Hypogonadism is a feature of MetS and is postulated to be multifactorial. One of the principal mechanisms is a state of hyperestrogenic hypogonadotropic hypogonadism induced by excess aromatase activity in MetS patients because of obesity, which results in both lower total and free Te levels.[11] The resulting low Te increases lipoprotein lipase activity and TG uptake leading to increased obesity and insulin resistance and further androgen deficiency. High leptin levels in obese men have also been postulated to play a role in reduced androgen levels in obese men.[12] MetS is considered to be a state of low-grade inflammation. High levels of inflammatory cytokines have been found in seminal fluid of patients with MetS[6] reflecting a local reproductive tract inflammatory state which may have direct detrimental effect on the hypothalamo-pituitary-testicular axis, negatively modulating male reproductive function. In the present study serum total Te, inhibin B and FSH levels were significantly lower in subjects with MetS as compared to controls possibly reflecting a state of impaired Sertoli and Leydig cell function combined with an inadequate gonadotropin response due to obesity. Gonadotropin release from the pituitary could be suppressed due to estrogen and proinflammatory cytokines released due to increased adiposity creating a state of secondary hypogonadism.[13] Our findings are in concordance with the study of Robeva et al.[14] of 20 men with MetS and 20 age-matched non-obese men who also documented significantly lower levels of Te and SHBG and has also been seen in meta-analysis of various studies.[15],[16] An inverse relation between inhibin B levels and BMI has been found in a cross-sectional study of 1558 young men.[17] Declining levels of inhibin B with increasing obesity with 26% lower levels in obese men have also been reported.[4] Which of the two hormones FSH or inhibin B better reflects Sertoli cell dysfunction of MetS? For answering this question linear regression analysis was carried out and it was found that only inhibin B had a significant positive relationship with the total sperm count even after adjusting for age. Neither FSH nor total Te showed any significant relationship with any of the semen parameters. The superiority of inhibin B as a better marker of spermatogenesis than FSH has also been demonstrated in previous studies.[18],[19]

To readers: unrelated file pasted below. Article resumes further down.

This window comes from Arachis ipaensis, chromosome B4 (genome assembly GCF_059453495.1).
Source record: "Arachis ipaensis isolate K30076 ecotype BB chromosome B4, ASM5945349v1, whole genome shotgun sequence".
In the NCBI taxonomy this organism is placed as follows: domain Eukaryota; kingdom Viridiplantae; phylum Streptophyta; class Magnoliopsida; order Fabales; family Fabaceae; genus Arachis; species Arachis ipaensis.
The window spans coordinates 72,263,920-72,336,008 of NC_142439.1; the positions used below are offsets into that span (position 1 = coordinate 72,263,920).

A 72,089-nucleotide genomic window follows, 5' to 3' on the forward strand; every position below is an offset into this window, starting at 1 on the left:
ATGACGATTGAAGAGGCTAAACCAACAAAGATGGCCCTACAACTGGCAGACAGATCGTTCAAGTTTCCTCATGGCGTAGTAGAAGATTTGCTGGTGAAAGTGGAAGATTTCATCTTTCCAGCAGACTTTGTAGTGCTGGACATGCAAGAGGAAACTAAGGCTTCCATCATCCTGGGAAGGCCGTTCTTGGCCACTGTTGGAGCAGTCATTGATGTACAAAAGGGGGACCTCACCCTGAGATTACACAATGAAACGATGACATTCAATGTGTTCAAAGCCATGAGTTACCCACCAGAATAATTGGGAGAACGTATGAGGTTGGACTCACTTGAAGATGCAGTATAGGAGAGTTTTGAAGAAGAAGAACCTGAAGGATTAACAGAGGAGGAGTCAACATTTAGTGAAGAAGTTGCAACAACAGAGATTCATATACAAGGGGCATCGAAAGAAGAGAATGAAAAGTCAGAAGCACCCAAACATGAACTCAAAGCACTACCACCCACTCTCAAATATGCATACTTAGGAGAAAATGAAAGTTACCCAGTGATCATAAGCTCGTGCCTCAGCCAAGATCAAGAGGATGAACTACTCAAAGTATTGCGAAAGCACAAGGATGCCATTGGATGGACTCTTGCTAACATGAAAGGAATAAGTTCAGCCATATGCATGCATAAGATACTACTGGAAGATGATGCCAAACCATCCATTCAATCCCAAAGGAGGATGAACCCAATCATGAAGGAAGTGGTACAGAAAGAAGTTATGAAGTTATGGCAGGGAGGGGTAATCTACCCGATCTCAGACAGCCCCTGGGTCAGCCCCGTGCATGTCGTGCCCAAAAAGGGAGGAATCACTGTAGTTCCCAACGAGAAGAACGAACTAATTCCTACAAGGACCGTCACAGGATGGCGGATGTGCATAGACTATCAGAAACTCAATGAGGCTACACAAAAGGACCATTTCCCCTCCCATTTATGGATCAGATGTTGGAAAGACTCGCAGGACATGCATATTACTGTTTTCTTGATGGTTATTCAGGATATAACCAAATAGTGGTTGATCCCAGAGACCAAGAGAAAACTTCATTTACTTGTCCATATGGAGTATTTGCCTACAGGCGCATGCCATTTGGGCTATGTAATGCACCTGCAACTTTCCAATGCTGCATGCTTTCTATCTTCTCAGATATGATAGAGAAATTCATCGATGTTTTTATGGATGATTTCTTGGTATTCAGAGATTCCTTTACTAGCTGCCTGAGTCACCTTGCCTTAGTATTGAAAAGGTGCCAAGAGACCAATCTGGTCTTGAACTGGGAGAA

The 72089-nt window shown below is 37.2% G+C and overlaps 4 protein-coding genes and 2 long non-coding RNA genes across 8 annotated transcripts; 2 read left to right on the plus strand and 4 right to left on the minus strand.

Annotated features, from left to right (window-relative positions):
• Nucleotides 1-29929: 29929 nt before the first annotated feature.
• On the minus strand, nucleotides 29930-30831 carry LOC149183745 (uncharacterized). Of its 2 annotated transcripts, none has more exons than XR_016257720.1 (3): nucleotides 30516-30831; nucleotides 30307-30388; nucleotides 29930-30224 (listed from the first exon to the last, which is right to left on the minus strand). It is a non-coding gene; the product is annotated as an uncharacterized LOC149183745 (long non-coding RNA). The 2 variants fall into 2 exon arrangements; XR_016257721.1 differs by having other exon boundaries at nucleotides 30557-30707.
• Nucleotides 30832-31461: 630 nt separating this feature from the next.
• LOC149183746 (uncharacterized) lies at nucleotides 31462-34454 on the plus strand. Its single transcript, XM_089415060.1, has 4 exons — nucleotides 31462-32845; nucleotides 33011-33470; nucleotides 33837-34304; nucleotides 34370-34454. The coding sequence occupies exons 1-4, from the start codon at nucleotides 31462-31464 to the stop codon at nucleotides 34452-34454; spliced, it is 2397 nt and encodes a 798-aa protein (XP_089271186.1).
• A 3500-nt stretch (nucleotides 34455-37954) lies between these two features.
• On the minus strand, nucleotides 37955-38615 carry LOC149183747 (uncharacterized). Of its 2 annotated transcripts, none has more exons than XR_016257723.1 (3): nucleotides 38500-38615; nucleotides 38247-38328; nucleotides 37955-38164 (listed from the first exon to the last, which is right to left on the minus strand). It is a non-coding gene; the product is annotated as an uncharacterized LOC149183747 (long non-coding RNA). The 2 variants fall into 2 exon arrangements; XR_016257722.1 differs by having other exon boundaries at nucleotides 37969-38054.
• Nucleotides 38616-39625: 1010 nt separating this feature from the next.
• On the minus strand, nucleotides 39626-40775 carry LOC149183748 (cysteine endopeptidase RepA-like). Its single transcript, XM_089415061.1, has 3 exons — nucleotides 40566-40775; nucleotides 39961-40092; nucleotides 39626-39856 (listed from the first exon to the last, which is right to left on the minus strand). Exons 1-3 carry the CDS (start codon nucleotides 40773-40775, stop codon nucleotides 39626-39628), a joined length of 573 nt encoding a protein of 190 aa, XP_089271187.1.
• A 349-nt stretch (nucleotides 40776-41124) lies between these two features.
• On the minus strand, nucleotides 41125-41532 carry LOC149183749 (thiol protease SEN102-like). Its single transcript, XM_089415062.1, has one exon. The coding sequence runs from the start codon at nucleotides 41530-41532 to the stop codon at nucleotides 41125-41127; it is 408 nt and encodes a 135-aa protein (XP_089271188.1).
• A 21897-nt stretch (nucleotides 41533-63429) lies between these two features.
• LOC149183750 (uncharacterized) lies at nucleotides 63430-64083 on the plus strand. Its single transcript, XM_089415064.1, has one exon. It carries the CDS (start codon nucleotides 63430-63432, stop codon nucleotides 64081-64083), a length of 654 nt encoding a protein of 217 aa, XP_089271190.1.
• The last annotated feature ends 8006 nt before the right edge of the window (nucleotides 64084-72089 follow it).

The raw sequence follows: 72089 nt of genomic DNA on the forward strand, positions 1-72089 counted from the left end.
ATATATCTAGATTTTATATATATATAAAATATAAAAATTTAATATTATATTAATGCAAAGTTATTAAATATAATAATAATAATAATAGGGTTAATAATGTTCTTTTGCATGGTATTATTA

The pattern of semen abnormalities observed among the cases in the present study, is consistent with several studies done on semen abnormalities of subjects with higher BMI. Jensen et al.[17] in their study of 1558 Danish men observed a lower sperm concentration and total count in men with BMI >25 kg/m2. Stewart et al.[20] examined the semen quality in fertile Australian men and demonstrated that BMI was an independent factor related to total sperm count. There was a significant lower total sperm count in obese men with BMI of >30 kg/m2. A recent Iranian study by Hajshafiha et al.[21] done on 159 male patients who attended an infertility clinic concluded that at higher BMI values the likelihood of oligospermia increased. Obese men were found to be 3.5 times more likely to have oligospermia as compared to normal counterparts.